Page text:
Why a QDIA Should Be a Part of Your Company 401(K) Plan

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Retirement Services & Financial Advisors​ - Serving Columbus & Beyond

Submitted by Life, Inc. Retirement Services on March 3rd,2015

401k Advisors plan design Fiduciary Fiduciary Advisor

To the consternation of many plan sponsors, nearly one-third of eligible employees forego participation in their 401k or 403b plans. The percentage is slightly higher, around 38 percent, for smaller plans which are already struggling to achieve cost efficiencies. Although low participation can be attributed to several factors, many in our industry are now pointing to automatic enrollment as a catch-all solution that has achieved positive results wherever it is used. And, while automatic enrollment is garnering more attention among plan sponsors, many are finding that they can increase their liability for investment losses. However, when properly combined with a Qualified Default Investment Alternative (QDIA), automatic enrollment can substantially reduce a plan sponsor’s fiduciary liability.

What exactly is a QDIA?

A QDIA is a type of investment account that meets the criteria of ERISA sec 404(c) which provides plan sponsors with a safe harbor from fiduciary liability for investment decisions made by participants in their 401k accounts. A QDIA is essentially an investment fund or option that is designated as a default fund in which participant contributions are invested should they fail to make an investment election on their own.  If the QDIA meets the criteria of an approved default investment fund, the plan sponsor is not liable for the investment outcome of the fund.

QDIAs are an essential component of 401k plans seeking to increase participation through automatic enrollment and that allow participants to self-direct their investment options. Without an approved default fund, plan participants who are not actively engaged or knowledgeable in selecting an investment mix, could wind up choosing their own “default” fund, which may not be suitable for their circumstances; and if they sustain any losses, the plan sponsor may be liable for its failure to provide appropriate investment options.

An approved QDIA can consist of one of the following types of investments offered through a professional investment manager or an investment company registered under the Investment Company Act of 1940:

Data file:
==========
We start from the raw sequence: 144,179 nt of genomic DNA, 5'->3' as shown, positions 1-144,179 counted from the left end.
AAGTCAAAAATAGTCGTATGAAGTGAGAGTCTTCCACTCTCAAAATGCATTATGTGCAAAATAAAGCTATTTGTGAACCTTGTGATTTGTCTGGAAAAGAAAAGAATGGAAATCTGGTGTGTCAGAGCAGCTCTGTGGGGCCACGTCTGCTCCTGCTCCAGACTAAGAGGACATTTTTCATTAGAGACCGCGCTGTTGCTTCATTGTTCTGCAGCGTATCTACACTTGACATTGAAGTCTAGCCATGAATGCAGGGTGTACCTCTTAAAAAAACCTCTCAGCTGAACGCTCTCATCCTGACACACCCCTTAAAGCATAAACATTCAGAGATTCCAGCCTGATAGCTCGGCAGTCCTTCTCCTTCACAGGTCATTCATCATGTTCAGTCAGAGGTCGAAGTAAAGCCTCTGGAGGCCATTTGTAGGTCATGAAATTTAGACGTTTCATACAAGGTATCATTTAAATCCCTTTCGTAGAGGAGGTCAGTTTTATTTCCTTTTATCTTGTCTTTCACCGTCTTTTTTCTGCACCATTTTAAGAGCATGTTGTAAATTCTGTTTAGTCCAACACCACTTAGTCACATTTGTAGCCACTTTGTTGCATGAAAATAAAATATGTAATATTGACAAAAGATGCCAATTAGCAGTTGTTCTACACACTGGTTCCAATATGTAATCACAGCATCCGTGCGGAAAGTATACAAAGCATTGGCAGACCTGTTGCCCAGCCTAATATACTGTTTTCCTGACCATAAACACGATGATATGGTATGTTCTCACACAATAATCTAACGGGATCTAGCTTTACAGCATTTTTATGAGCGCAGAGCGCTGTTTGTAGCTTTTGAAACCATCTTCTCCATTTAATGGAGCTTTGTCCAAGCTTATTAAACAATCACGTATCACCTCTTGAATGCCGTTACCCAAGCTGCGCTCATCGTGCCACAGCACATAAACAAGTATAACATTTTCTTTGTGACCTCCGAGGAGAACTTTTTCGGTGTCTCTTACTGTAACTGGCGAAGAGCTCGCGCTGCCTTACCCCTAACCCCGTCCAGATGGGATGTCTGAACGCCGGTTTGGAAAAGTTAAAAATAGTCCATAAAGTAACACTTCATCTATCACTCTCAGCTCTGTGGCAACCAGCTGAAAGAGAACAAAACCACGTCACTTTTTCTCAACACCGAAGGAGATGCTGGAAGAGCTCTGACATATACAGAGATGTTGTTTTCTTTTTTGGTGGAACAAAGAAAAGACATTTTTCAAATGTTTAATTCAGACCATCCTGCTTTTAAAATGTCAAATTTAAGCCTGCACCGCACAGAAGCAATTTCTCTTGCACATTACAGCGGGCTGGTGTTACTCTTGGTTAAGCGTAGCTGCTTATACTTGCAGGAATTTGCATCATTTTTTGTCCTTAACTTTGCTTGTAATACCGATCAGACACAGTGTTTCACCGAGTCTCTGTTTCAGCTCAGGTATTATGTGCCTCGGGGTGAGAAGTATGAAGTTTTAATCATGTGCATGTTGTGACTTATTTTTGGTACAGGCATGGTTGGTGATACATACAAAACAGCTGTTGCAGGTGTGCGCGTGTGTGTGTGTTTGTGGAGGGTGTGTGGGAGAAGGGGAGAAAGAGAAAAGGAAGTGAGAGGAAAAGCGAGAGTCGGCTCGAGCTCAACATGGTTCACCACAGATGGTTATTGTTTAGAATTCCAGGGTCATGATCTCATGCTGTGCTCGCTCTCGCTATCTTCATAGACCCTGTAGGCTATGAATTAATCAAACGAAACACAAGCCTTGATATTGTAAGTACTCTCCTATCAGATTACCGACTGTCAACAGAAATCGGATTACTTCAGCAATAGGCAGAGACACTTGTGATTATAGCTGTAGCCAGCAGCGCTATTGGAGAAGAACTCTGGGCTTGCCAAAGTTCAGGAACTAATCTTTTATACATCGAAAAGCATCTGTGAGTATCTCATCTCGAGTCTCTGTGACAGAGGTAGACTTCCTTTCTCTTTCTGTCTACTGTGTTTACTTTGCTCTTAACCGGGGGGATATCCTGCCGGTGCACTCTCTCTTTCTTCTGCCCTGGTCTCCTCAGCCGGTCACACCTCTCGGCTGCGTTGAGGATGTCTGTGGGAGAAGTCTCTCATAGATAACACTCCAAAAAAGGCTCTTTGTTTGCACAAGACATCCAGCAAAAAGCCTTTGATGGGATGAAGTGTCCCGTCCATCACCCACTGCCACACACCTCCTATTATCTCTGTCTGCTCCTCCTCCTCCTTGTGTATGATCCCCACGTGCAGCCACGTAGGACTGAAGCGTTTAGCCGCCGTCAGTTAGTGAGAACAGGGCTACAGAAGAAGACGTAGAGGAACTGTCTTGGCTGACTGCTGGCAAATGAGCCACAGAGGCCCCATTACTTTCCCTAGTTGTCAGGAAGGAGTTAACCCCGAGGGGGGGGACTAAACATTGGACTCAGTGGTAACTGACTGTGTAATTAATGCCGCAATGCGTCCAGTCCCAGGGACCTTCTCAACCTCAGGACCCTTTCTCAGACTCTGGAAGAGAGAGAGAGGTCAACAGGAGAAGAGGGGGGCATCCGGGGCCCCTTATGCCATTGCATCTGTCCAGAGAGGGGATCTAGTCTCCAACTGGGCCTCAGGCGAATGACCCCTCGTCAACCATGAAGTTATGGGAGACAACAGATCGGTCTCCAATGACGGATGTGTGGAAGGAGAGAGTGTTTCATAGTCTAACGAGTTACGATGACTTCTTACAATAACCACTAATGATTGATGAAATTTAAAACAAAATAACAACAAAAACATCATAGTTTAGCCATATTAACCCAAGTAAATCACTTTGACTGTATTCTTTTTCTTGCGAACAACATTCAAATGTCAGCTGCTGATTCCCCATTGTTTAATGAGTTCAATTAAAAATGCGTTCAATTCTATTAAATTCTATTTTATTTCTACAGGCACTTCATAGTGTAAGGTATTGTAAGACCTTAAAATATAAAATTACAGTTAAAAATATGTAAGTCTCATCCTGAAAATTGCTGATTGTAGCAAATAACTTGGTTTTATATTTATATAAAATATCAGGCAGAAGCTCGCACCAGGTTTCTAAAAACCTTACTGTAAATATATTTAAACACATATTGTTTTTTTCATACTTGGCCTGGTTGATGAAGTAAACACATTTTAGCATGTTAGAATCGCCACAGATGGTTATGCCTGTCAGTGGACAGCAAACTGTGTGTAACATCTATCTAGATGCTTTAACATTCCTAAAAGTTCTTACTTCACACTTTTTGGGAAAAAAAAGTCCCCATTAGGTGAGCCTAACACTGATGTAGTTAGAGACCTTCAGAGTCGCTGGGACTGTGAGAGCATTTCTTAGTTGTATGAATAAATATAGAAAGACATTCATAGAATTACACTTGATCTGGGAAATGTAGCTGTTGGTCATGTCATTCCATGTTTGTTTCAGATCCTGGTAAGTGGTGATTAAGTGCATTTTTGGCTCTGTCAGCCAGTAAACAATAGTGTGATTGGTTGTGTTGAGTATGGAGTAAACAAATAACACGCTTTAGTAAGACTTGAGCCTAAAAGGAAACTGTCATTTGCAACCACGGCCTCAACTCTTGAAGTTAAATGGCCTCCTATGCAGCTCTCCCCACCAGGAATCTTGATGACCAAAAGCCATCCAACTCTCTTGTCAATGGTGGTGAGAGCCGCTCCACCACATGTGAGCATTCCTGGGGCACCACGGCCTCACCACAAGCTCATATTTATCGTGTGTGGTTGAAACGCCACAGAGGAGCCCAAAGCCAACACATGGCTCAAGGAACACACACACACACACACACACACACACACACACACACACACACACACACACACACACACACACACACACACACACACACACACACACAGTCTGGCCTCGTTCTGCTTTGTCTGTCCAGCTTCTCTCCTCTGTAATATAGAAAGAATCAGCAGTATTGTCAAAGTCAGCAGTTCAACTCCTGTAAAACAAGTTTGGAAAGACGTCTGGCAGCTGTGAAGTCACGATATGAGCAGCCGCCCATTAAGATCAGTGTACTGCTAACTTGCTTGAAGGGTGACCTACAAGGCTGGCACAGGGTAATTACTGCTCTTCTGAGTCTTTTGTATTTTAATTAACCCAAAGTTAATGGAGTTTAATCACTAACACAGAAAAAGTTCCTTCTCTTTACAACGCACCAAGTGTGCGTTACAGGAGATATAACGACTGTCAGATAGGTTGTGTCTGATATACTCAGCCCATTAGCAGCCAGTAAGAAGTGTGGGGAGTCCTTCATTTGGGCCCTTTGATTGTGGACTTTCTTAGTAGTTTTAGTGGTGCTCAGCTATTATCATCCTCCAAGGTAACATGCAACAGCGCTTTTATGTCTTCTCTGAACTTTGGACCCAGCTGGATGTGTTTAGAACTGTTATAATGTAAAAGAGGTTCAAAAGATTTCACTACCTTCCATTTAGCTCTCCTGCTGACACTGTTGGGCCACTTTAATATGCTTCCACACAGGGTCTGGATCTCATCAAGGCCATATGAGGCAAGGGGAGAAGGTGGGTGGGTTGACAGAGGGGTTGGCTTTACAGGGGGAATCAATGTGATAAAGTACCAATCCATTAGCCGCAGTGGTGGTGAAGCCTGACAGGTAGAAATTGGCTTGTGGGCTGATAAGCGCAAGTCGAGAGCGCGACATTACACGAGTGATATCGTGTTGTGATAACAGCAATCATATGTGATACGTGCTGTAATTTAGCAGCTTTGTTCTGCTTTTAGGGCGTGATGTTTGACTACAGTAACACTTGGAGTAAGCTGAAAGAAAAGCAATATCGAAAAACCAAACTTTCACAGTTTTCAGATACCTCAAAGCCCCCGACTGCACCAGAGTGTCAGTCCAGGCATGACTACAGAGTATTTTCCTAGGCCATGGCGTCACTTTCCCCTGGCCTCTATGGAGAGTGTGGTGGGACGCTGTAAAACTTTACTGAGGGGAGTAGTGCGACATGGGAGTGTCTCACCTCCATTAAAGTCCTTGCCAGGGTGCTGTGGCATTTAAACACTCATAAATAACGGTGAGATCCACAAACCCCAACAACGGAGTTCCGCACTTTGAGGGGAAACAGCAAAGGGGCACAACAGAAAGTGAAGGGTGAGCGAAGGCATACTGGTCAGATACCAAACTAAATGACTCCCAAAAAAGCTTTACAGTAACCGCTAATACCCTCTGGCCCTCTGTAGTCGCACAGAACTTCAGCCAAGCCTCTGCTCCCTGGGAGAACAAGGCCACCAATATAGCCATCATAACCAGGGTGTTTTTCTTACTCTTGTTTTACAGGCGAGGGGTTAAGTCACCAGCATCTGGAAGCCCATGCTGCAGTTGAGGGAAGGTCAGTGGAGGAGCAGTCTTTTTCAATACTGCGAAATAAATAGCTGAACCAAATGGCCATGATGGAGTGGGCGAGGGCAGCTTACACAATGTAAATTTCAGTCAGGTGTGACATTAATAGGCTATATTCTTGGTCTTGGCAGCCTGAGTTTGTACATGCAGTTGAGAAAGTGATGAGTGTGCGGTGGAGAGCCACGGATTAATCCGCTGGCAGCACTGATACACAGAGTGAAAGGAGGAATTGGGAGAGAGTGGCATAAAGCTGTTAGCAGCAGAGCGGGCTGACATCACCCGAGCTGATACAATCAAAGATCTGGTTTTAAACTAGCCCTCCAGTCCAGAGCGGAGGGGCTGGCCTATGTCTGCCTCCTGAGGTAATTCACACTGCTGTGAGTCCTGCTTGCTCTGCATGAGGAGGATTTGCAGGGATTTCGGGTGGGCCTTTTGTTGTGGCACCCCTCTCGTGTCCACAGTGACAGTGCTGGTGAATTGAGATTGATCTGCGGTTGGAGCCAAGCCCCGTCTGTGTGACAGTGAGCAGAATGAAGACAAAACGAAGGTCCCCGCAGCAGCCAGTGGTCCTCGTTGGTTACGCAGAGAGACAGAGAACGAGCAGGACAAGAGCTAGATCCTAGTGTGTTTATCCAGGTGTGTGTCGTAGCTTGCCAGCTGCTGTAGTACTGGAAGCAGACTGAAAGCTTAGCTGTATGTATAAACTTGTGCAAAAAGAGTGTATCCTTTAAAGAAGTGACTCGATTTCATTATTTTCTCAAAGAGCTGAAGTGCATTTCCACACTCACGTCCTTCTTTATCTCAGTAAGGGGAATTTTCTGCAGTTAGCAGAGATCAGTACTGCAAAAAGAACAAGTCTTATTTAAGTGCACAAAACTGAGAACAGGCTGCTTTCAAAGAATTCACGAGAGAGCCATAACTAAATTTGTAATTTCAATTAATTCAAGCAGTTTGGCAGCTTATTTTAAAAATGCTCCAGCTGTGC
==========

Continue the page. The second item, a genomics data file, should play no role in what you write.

• Target Date Retirement Fund
  • Balanced Fund
  • Professionally Managed Account

Making a QDIA Work

As always, selecting a suitable investment option is one of the more important fiduciary duties of a plan sponsor. Along with its other fiduciary responsibilities, plan sponsors must meet additional requirements to ensure their QDIA component meets ERISA’s criteria for providing protective relief:

  • Special communications must be provided to plan participants 30 days in advance of a potential investment in a QDIA; 30 days prior to an initial investment made to a QDIA on behalf of a participant; and just prior to the date a participant becomes eligible for the plan. In addition, participants must be given ample opportunity to make allowable withdrawals. 
     
  • Participants must receive annual notices that describe the circumstances under which their assets may be invested in a QDIA as well the circumstances under which elective investments will be made on their behalf. The notice must include the option of not electing to have contributions made to the QDIA.
     
  • Participants must have the opportunity to direct their own investment, regardless of whether they actually do so.
     
  • Participants must be provided with a full description of the QDIA including fees, expenses, investment objectives and its risk and return profile,
     
  • Plan sponsors may not impose extra fees or restrictions on the transfer of funds out of a QDIA within the first 90 days.
     
  • Participants must be given the same opportunity to move assets out of a QDIA as they do with other plan options.
     
  • As with other types of investment options, participants must be provided with all relevant materials such as prospectuses and other notices pertaining to the QDIA.


It’s important to note that the mere presence of a QDIA in the plan does not eliminate the fiduciary liability associated with investment stewardship. However, it does alleviate the liability in the circumstance when a plan participant is automatically enrolled in a plan and then fails to provide direction for elective contributions. The QDIA, if properly selected and implemented, provides the plan sponsor with protective relief regardless of the investment outcome of the fund.

A QDIA could very well be the silver bullet plan sponsors need to increase plan participation through automatic enrollment, while keeping themselves better protected. By adding a few additional policies and procedures to participant communications (properly drafted and timed), plan sponsors can significantly improve their plan’s effectiveness and cost efficiency.